But it’s not just a place of information. Throughout the museum you can also find interactive activities that spark creativity and fun. In the Design Studio you can design your own sustainable Cradle to Cradle CertifiedTM GOLD T-shirt, using live projection to construct your design from 144 different options and allowing you to immediately print it on site. And in the Innovation Lounge you can take a kaleidoscopic selfie in the GIF booth, sending it to a striking installation to demonstrate commitment to a better fashion industry, alongside an array of other things available to touch, watch, and interact with.

I’m always one to appreciate good curation, which this museum has in droves, but for me this was most evident in the Innovation Lounge. It was easily my favourite area of the museum, as here you can discover a wide range of innovators alongside their designs to change the industry. Their creations are brought to life through samples, tangible garments, videos and interviews, making a space that is easily understandable and helps you get a (literal) hands on feel for what the future of fashion could look like. Some of my favourite moments included getting to see mushroom leather for the first time, learning about mango leather for the first time (yes it’s a thing, yes I touched it), and seeing a new kind of biodegradable packaging that looks like plastic but definitely isn’t (the exhibition includes the material at different stages of decomposition over a span of a few days, to prove it does actually break down).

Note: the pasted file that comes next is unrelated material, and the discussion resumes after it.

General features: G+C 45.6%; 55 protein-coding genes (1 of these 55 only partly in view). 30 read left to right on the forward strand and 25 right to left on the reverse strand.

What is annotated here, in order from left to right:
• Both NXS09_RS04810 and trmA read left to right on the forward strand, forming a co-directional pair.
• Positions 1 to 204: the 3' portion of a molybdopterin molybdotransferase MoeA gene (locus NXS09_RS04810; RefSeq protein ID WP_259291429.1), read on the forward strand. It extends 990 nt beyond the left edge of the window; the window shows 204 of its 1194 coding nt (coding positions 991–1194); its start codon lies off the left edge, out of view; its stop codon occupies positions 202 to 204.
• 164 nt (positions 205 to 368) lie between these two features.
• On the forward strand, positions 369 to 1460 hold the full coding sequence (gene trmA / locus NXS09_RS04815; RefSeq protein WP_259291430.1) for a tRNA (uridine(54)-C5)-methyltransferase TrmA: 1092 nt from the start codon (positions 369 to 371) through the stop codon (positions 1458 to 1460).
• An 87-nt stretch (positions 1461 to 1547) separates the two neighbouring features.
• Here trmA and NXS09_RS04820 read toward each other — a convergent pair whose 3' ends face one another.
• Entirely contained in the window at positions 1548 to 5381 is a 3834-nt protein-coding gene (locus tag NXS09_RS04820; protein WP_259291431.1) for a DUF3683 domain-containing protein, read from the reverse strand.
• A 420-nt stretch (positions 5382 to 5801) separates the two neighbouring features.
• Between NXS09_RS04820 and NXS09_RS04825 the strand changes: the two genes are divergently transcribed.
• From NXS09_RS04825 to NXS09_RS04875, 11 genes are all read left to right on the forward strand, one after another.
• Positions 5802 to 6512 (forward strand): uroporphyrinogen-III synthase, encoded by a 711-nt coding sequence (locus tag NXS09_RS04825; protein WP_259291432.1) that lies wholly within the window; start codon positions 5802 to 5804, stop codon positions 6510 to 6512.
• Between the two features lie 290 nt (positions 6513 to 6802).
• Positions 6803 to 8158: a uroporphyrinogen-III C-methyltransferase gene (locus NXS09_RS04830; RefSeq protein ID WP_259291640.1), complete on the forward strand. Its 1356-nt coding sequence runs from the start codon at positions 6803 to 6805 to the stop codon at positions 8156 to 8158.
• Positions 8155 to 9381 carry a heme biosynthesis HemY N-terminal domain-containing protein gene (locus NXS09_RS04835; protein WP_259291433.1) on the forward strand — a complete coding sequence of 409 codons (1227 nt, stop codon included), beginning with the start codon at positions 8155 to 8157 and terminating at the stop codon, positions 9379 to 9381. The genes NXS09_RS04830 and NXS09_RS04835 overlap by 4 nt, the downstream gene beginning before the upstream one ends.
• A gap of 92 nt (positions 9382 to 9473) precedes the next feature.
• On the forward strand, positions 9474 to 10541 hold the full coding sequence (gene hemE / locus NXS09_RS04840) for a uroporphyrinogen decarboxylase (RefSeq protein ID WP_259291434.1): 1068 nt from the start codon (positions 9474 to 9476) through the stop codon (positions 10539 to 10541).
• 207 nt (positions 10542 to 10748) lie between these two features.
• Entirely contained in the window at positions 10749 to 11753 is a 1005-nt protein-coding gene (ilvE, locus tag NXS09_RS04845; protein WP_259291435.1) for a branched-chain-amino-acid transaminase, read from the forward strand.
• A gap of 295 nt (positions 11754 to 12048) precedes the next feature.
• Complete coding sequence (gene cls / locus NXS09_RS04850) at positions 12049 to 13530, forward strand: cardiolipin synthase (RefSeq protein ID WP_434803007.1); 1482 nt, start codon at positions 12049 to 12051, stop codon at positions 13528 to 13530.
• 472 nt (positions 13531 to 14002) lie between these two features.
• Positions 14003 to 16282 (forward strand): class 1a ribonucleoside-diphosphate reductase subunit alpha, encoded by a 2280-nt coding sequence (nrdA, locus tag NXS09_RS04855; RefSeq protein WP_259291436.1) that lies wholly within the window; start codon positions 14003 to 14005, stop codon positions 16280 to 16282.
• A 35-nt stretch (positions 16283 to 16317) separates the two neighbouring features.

Each visitor to the museum is also able to go on a personalised digital journey thanks to an RFID-bracelet. As you walk through the experience you can touch your bracelet at various stages; giving you information, commitments and badges that represent practical actions. There are 33 actions you can commit to, and you can turn these into your own personal guide, a Good Fashion Action Plan, that you can take home with you, giving you a strategy to be a more conscious fashion consumer. You can also stay connected to the Fashion for Good Movement through the plan you create, as they’ll contact you about any events that may be helpful to your continued progress. For example if you committed to mending your own clothes, Fashion for Good will contact you when they host a workshop on mending and sewing. It means that not only are you given practical tools for changing consumer habits, but you’re also supported as you try to implement them in your life, connecting you to a likeminded community and continuing to resource you as you progress.